If we study life and think in sane full equations that add up, we can manage well. If we sink into reaction, rage, fear, despair, we will be ground into blood and guts and will always be a bee in a bottle. Round and round with no rhyme or reason or true purpose. And certainly with no accomplishment. Meditation, mantra, and prayer, all help soothe and deepen the mind, increases our view, relaxes our ego-clinging, helps us expand our thinking and being into something beautiful. Extraordinary! We can “be” to the degree that we can laugh with pure joy. Dance. Howl at the moon… cry, mourn and recover well. No, I don’t worry about life or death. I am into knowing, connecting, loving, laughing and recovery for all from trauma. I don’t take it so seriously. And I never worry anymore! I’d call that a victory of view!

OM TARE TUTTARE TURE SOHA!

Copyright © Jetsunma Ahkon Lhamo.  All rights reserved

The Brilliance of the Great Bodhicitta

An excerpt from a teaching called How to Pray by Being by Jetsunma Ahkon Lhamo

As we realize that others need our help, we begin to heed their calls. We begin to turn to what is real, what is profound—the brilliance of the great bodhicitta. The great bodhicitta is the first movement from the void—from the absolute, uncontrived, undifferentiated spontaneously complete emptiness. Bodhicitta is the arising of the Buddha nature in a gossamer-thin, seemingly phenomenal, form. Bodhicitta contains all potential. It is the big “yes.”  Separate from nothing, containing all potential and all accomplishment, the great bodhicitta is the first movement of the absolute. Bodhicitta is also called compassion. Compassion is our nature.

We have deprived ourselves of the deliciousness, the comfort and the happiness of compassion for so long that the bodhicitta seems like something we have to work on—like an outsider that we have to bring into our home.  How sad, because compassion is our nature. When we are self-absorbed, we are denying ourselves the nectar that is the first movement of our very nature. And so if the great bodhicitta is really the first appearance of any kind of phenomena, if it is the underlying reality of any phenomenon, then compassion is also our nature. In fact, compassion is the nature of the meanest little bug in the world. It is the nature of spiders and lions and tigers and bears—and everyone else too.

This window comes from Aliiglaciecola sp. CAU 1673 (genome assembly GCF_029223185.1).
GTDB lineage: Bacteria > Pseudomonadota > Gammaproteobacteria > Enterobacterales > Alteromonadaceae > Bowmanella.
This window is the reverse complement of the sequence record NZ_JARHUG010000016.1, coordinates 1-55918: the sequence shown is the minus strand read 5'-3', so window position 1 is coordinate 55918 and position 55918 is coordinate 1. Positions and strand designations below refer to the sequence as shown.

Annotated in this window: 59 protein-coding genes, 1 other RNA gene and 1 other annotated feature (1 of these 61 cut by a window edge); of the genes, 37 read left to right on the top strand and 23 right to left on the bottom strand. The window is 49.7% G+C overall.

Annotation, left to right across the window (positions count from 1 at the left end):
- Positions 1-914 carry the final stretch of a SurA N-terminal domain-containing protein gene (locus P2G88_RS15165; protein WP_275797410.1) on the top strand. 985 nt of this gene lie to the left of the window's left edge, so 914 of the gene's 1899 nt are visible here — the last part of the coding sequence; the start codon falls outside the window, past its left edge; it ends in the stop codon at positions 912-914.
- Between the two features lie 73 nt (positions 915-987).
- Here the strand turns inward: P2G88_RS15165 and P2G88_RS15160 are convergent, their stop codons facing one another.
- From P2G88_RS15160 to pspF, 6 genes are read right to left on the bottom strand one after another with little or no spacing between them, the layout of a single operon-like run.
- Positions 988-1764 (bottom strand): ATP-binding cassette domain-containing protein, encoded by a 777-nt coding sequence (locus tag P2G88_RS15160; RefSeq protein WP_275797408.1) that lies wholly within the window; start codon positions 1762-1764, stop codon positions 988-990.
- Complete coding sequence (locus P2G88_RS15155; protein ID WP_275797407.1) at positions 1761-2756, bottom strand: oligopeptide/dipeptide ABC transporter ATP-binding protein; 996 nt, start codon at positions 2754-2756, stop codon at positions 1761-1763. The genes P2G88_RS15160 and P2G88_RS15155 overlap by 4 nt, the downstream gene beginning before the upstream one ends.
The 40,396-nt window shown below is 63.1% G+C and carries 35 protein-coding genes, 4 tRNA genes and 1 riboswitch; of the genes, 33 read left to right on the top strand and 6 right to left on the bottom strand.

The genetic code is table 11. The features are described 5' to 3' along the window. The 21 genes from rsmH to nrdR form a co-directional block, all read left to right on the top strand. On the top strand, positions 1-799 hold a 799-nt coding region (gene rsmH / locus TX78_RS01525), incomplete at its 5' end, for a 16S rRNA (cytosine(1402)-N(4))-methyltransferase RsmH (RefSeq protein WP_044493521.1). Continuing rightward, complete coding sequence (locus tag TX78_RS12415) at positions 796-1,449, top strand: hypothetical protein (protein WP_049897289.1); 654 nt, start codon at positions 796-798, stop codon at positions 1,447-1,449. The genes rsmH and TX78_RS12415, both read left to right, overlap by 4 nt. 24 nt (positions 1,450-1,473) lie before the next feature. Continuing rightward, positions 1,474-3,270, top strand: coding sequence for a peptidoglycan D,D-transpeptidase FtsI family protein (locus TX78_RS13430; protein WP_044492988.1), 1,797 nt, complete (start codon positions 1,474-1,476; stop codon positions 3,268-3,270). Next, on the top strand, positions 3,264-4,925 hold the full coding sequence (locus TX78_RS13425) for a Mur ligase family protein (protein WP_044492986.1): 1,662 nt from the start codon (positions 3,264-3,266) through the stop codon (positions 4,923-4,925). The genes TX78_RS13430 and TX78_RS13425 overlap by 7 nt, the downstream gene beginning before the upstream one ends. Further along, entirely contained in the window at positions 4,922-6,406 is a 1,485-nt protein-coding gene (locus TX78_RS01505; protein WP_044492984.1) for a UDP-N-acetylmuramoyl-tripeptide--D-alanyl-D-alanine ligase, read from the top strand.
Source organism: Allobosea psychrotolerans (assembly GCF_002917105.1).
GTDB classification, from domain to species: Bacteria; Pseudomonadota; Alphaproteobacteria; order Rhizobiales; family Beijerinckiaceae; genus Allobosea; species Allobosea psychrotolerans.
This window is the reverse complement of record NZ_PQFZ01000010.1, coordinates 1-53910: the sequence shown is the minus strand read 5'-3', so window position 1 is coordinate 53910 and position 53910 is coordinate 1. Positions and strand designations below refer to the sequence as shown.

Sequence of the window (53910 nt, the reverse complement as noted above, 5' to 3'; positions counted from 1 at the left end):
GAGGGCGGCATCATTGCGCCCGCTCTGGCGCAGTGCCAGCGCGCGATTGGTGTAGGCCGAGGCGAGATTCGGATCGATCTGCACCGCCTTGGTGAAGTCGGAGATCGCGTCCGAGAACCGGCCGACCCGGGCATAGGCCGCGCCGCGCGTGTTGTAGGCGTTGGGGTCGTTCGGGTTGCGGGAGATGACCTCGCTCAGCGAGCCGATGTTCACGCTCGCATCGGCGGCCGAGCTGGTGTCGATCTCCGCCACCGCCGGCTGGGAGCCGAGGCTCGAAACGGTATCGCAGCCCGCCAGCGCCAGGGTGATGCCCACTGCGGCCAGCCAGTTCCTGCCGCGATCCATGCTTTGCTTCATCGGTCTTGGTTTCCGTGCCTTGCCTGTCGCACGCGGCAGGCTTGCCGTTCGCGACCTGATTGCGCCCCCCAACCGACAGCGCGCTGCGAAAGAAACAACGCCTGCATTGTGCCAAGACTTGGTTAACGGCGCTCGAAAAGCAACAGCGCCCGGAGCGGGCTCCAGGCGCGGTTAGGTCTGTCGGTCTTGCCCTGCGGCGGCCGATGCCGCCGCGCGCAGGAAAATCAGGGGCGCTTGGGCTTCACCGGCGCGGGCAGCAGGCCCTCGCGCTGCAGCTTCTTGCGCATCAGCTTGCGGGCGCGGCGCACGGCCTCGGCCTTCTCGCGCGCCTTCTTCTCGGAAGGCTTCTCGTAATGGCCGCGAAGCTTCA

All sentient beings have that nature and yet they live in a state of sleeping. We, on the other hand, are practicing to be awake. We wonder, “How do I see the bodhicitta? How do I develop the unconstricted, uncontrived, non-dramatic, undecorated view?

© copyright Jetsunma Ahkon Lhamo all rights reserved

Start From the Beginning

leprosy-hands

The following is an excerpt from a teaching by Jetsunma Ahkon Lhamo called “Faults of Cyclic Existence”

Today then I will talk about something that is necessary as a foundational understanding in order to begin the Buddhist path. In order to understand what the Buddha is talking about, in order in fact to begin to meditate or accomplish anything spiritual, on any level, there has to be, of course, a motivation. This motivation varies from culture to culture and certainly it varies from individual to individual.

I have stated this before and I will state it again. In third world countries there is a tremendous amount of very visible suffering. Of course, we have suffering here too. And I believe in my heart that the suffering is actually equal, but it is a different kind of suffering. Our suffering is not as visible. We are sophisticated and therefore we hide certain aspects of our culture. There are certain particular, very obvious forms of suffering that we traditionally put away and hide in institutions, or hide in certain parts of town that we never go to. There are certain ways in which we deal with suffering that third world countries do not have. In third world countries, and it really isn’t fair but I don’t want to spend too much time naming a specific situation, suffering is often seen very visibly on the streets. I remember when I went to India, landing in Bombay, and never having seen a case of leprosy in my life, suddenly seeing hundreds of people on the street with different degrees of leprosy, different levels of advancement—some without arms and legs scooting around on little carts, because leprosy had done away with their limbs, and others with just the beginnings of leprosy and open sores and different extremities beginning to show decay. Poverty is unbelievably evident. I am a little on the hefty side, as you may have noticed, and I remember being unbelievably ashamed of that when I saw that on the streets of Bombay, you could count everyone’s ribs. It was completely unbelievable that hunger is so prevalent there and so much a part of society. The suffering of the lack of education, of ignorance, of hunger, of sickness, these are all very obvious and they are right there in front of us. People literally do lay down and die in the street. The suffering of the animals there, the bullocks that constantly have to, from dawn to night time, pull huge carts that are so much greater than their body weight. And seeing that is quite shocking because we don’t have that here.